around the world
planned ports of call
Energy Observer, a project initiated by Captain Victorien Erussard and the explorer Jérôme Delafosse, is embarking on a trip around the world lasting six years (from 2017 to 2022) and visiting 50 countries, with 101 ports of call along the way. Its big challenge is to power the vessel entirely using a mix of clean and renewable energies that can produce decarbonized hydrogen directly on board.
The mission of Energy Observer is threefold:
The defining feature of Energy Observer, a genuine floating laboratory, is that it operates with a mix of renewable energies: wind, solar and hydrogen produced from seawater. The following technologies can be found on board:
Thanks to these energy sources, seawater is transformed into hydrogen for the first time.
The two floats of the catamaran serve as technical rooms and integrate the entire hydrogen production line. An onboard system allows seawater to be collected, desalinated and deionized. Once purified, the water molecules are decomposed to obtain hydrogen. Lastly, a fuel cell transforms the molecules into electricity and heat as needed. This process generates neither greenhouse gases nor particulate matter.
The efficiency and performance of this complete hydrogen chain in a potentially hostile marine environment will validate its application and development for other large-scale applications, maritime as well as on land, mobile as well as stationary.
Energy Observer chose complementary storage systems: short-term storage in a set of Li-Ion batteries, and eight hydrogen tanks for long-term storage. These tanks, with a capacity of 332 liters can store a total of 62 kg of hydrogen, which provides the same energy as 230 liters of fuel. The global net energy stored is 1 MWh. The engineers initially planned to place this bulky storage in the hulls of the catamaran, but they finally decided to distribute the tanks in external well decks on each wing. This ensures the tanks are in a watertight environment, protected from sea spray, prevents confinement, and facilitates handling for maintenance. It did, however, require complex calculations for the weight distribution and the tank support design.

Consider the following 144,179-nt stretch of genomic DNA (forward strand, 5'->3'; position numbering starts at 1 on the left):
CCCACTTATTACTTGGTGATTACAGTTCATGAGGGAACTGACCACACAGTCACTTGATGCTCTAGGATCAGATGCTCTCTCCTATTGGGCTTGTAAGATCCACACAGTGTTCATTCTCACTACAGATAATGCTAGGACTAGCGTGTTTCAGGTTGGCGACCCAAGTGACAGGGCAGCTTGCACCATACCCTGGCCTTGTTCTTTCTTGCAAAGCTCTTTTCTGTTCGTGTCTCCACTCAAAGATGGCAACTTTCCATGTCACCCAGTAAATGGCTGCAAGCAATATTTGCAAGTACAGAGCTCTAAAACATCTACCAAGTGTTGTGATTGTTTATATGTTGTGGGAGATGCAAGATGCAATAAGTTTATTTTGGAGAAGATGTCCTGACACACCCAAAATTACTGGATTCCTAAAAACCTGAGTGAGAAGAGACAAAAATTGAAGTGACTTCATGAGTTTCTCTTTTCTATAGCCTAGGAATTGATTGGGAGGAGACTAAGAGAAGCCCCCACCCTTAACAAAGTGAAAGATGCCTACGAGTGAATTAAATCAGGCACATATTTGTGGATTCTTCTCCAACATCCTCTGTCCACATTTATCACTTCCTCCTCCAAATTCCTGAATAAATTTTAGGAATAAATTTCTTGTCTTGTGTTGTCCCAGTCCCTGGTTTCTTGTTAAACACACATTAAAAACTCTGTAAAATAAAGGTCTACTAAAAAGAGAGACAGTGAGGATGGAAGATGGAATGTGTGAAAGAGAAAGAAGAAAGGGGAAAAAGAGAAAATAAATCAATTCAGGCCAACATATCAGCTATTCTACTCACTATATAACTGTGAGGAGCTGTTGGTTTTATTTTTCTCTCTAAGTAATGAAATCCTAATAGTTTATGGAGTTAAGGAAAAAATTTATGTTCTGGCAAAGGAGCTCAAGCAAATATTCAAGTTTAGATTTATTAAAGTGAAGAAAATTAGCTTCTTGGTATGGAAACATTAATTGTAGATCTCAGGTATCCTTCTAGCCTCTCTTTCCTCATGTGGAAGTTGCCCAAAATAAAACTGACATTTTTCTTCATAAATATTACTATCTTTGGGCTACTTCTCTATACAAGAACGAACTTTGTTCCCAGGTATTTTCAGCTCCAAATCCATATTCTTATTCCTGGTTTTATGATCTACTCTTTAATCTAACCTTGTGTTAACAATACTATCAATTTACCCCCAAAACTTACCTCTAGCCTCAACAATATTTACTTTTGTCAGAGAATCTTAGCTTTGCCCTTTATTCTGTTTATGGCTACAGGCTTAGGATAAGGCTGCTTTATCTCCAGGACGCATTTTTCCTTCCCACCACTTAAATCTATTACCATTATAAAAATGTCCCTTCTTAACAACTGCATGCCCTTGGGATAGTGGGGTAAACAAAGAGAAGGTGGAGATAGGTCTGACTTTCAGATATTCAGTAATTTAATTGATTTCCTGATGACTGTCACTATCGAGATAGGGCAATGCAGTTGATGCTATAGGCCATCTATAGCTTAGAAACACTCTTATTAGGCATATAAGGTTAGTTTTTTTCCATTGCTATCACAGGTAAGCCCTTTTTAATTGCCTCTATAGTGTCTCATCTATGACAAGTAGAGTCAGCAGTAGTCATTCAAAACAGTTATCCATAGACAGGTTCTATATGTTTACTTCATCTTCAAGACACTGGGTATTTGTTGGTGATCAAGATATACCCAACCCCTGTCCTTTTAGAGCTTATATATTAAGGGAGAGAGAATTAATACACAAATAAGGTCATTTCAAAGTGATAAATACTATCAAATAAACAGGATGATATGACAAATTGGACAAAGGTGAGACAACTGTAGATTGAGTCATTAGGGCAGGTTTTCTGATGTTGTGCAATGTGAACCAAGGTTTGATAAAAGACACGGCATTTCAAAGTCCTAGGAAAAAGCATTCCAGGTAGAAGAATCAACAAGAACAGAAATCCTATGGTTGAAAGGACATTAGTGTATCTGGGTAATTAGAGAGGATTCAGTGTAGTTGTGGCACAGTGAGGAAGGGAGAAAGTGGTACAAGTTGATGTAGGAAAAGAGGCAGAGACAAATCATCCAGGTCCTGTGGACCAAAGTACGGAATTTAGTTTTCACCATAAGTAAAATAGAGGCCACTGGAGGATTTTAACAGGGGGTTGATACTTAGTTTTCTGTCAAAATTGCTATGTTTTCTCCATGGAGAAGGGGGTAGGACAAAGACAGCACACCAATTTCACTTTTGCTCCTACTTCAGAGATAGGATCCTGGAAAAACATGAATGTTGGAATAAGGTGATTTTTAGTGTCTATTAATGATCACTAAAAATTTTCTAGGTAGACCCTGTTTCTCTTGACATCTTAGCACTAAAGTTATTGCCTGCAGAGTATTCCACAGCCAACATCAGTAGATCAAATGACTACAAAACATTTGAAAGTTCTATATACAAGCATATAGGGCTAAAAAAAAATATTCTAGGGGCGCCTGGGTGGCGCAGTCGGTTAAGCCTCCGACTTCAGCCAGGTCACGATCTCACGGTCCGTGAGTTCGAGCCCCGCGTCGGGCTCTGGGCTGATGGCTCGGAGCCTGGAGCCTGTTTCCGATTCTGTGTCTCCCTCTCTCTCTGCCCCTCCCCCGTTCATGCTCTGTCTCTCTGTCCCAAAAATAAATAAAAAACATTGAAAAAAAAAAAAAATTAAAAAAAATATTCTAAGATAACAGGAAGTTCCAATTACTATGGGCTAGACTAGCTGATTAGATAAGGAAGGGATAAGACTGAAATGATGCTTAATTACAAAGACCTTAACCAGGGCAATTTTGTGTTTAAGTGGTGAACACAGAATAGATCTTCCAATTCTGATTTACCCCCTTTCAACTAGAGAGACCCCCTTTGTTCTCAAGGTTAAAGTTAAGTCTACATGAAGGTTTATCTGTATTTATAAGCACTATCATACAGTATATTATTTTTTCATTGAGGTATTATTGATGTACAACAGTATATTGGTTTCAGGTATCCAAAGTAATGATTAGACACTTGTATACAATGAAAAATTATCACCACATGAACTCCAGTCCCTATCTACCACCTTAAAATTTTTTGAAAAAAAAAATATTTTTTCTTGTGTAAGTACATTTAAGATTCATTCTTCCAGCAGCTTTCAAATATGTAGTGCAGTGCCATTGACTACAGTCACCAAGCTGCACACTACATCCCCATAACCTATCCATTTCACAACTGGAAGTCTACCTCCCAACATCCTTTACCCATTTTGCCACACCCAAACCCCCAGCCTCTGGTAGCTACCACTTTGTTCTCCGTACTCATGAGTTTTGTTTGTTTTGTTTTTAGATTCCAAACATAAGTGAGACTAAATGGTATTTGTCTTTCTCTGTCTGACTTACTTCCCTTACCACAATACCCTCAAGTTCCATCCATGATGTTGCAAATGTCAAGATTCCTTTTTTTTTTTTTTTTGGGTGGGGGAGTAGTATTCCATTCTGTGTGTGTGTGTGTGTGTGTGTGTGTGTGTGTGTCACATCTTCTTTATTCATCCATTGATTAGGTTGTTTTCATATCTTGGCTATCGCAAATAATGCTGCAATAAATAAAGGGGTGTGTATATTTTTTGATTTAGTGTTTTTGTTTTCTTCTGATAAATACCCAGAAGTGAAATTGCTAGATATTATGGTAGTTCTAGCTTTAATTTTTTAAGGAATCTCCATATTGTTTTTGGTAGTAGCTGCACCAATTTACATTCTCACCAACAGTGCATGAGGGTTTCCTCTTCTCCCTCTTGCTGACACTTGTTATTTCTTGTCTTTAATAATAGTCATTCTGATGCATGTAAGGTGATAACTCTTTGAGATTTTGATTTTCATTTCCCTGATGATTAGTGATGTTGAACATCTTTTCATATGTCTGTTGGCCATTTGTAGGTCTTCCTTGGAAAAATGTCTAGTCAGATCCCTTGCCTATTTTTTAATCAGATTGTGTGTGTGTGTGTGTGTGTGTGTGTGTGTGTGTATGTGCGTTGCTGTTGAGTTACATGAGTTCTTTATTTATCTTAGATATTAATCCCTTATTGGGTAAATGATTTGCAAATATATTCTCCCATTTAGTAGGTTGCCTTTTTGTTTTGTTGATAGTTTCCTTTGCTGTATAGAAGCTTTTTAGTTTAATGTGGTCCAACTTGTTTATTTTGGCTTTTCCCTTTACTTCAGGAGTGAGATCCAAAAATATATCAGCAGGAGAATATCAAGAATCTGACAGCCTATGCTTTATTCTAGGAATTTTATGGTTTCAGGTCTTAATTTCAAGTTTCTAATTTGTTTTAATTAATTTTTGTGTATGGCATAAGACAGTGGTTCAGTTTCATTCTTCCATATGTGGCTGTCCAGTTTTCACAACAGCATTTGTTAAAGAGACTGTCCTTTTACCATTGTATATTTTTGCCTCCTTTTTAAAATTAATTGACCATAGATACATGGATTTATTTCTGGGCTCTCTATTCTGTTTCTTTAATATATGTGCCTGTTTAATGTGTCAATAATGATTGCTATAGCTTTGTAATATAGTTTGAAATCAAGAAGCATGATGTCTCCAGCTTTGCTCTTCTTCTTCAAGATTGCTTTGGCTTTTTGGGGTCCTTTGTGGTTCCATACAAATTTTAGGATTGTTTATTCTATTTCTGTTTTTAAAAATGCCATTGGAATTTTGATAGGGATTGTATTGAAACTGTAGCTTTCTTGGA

Air Liquide masters the entire hydrogen supply chain, from production and storage to distribution and the development of applications for end users, thus contributing to the widespread use of hydrogen as a clean energy.
With its Blue Hydrogen program, Air Liquide is gradually shifting toward the decarbonized production of hydrogen and has made a commitment to produce at least 50% of the hydrogen necessary for these applications through carbon-free processes by 2020, by combining the use of renewable energies, water electrolysis, and biogas reforming; and the use of technologies for the capture and upgrading of carbon emitted during the process of producing hydrogen from natural gas.
Support for Energy Observer also illustrates the Group’s desire to contribute to a more sustainable world.
All pictures on this page: © Energy Observer - Jérémy Bidon, Amélie Conty, Marta Sostres and Antoine Drancey
Article published on November 14, 2017